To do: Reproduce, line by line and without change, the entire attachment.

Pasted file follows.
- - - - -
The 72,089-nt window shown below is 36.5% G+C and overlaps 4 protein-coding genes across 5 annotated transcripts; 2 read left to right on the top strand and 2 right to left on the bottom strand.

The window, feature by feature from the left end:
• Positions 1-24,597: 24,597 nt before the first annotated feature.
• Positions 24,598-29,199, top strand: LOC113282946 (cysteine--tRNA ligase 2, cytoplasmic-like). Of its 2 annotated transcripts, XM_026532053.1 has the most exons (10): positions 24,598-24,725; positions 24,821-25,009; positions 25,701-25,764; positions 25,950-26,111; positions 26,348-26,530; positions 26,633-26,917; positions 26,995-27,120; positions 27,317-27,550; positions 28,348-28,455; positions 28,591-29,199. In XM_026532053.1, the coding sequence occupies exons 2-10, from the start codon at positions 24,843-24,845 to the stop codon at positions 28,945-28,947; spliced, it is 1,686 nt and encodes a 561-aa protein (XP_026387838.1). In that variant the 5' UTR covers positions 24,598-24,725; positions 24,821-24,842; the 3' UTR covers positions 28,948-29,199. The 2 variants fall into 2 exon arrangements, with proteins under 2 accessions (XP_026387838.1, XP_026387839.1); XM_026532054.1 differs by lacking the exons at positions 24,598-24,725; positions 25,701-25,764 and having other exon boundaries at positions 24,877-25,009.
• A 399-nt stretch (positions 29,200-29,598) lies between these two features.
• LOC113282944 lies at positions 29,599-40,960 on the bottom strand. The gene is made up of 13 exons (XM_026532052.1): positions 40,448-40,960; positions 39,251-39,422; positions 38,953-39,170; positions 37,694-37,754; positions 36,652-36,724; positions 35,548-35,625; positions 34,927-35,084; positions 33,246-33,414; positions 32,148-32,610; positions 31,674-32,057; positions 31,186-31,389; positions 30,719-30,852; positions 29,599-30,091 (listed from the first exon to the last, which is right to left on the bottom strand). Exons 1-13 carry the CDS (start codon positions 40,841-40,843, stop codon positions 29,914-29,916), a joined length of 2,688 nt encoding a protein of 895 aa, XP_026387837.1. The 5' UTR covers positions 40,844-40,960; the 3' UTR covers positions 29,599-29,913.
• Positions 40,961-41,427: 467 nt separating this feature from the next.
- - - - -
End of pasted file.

The 72,089-nt window shown below is 36.5% G+C and overlaps 4 protein-coding genes across 5 annotated transcripts; 2 read left to right on the top strand and 2 right to left on the bottom strand.

The window, feature by feature from the left end:
• Positions 1-24,597: 24,597 nt before the first annotated feature.
• Positions 24,598-29,199, top strand: LOC113282946 (cysteine--tRNA ligase 2, cytoplasmic-like). Of its 2 annotated transcripts, XM_026532053.1 has the most exons (10): positions 24,598-24,725; positions 24,821-25,009; positions 25,701-25,764; positions 25,950-26,111; positions 26,348-26,530; positions 26,633-26,917; positions 26,995-27,120; positions 27,317-27,550; positions 28,348-28,455; positions 28,591-29,199. In XM_026532053.1, the coding sequence occupies exons 2-10, from the start codon at positions 24,843-24,845 to the stop codon at positions 28,945-28,947; spliced, it is 1,686 nt and encodes a 561-aa protein (XP_026387838.1). In that variant the 5' UTR covers positions 24,598-24,725; positions 24,821-24,842; the 3' UTR covers positions 28,948-29,199. The 2 variants fall into 2 exon arrangements, with proteins under 2 accessions (XP_026387838.1, XP_026387839.1); XM_026532054.1 differs by lacking the exons at positions 24,598-24,725; positions 25,701-25,764 and having other exon boundaries at positions 24,877-25,009.
• A 399-nt stretch (positions 29,200-29,598) lies between these two features.
• LOC113282944 lies at positions 29,599-40,960 on the bottom strand. The gene is made up of 13 exons (XM_026532052.1): positions 40,448-40,960; positions 39,251-39,422; positions 38,953-39,170; positions 37,694-37,754; positions 36,652-36,724; positions 35,548-35,625; positions 34,927-35,084; positions 33,246-33,414; positions 32,148-32,610; positions 31,674-32,057; positions 31,186-31,389; positions 30,719-30,852; positions 29,599-30,091 (listed from the first exon to the last, which is right to left on the bottom strand). Exons 1-13 carry the CDS (start codon positions 40,841-40,843, stop codon positions 29,914-29,916), a joined length of 2,688 nt encoding a protein of 895 aa, XP_026387837.1. The 5' UTR covers positions 40,844-40,960; the 3' UTR covers positions 29,599-29,913.
• Positions 40,961-41,427: 467 nt separating this feature from the next.